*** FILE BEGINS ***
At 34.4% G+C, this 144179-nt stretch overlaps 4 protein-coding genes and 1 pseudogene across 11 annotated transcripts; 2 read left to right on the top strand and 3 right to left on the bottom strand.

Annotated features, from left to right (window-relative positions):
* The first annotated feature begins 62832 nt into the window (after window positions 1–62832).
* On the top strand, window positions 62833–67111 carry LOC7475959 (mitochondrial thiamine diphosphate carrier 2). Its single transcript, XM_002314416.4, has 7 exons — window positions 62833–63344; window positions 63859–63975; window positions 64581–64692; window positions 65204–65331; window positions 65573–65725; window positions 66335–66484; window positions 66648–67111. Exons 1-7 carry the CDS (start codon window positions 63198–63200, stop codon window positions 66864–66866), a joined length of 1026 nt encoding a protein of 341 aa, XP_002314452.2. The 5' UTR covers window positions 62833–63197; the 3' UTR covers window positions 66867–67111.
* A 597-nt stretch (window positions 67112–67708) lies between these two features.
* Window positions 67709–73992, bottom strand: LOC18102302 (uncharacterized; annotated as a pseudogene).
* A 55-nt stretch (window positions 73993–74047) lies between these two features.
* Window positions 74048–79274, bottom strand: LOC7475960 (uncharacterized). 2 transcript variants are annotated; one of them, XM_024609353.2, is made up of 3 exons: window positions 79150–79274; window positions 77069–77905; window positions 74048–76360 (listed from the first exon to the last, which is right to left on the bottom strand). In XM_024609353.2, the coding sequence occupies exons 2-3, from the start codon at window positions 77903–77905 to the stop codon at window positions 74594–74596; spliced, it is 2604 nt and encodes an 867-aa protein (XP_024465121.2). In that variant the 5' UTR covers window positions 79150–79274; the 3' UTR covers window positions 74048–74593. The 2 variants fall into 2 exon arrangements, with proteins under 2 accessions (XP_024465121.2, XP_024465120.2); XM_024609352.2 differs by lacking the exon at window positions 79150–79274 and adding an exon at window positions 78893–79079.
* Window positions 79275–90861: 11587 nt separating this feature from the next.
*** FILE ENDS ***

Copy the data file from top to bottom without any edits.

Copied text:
At 34.4% G+C, this 144179-nt stretch overlaps 4 protein-coding genes and 1 pseudogene across 11 annotated transcripts; 2 read left to right on the top strand and 3 right to left on the bottom strand.

Annotated features, from left to right (window-relative positions):
* The first annotated feature begins 62832 nt into the window (after window positions 1–62832).
* On the top strand, window positions 62833–67111 carry LOC7475959 (mitochondrial thiamine diphosphate carrier 2). Its single transcript, XM_002314416.4, has 7 exons — window positions 62833–63344; window positions 63859–63975; window positions 64581–64692; window positions 65204–65331; window positions 65573–65725; window positions 66335–66484; window positions 66648–67111. Exons 1-7 carry the CDS (start codon window positions 63198–63200, stop codon window positions 66864–66866), a joined length of 1026 nt encoding a protein of 341 aa, XP_002314452.2. The 5' UTR covers window positions 62833–63197; the 3' UTR covers window positions 66867–67111.
* A 597-nt stretch (window positions 67112–67708) lies between these two features.
* Window positions 67709–73992, bottom strand: LOC18102302 (uncharacterized; annotated as a pseudogene).
* A 55-nt stretch (window positions 73993–74047) lies between these two features.
* Window positions 74048–79274, bottom strand: LOC7475960 (uncharacterized). 2 transcript variants are annotated; one of them, XM_024609353.2, is made up of 3 exons: window positions 79150–79274; window positions 77069–77905; window positions 74048–76360 (listed from the first exon to the last, which is right to left on the bottom strand). In XM_024609353.2, the coding sequence occupies exons 2-3, from the start codon at window positions 77903–77905 to the stop codon at window positions 74594–74596; spliced, it is 2604 nt and encodes an 867-aa protein (XP_024465121.2). In that variant the 5' UTR covers window positions 79150–79274; the 3' UTR covers window positions 74048–74593. The 2 variants fall into 2 exon arrangements, with proteins under 2 accessions (XP_024465121.2, XP_024465120.2); XM_024609352.2 differs by lacking the exon at window positions 79150–79274 and adding an exon at window positions 78893–79079.
* Window positions 79275–90861: 11587 nt separating this feature from the next.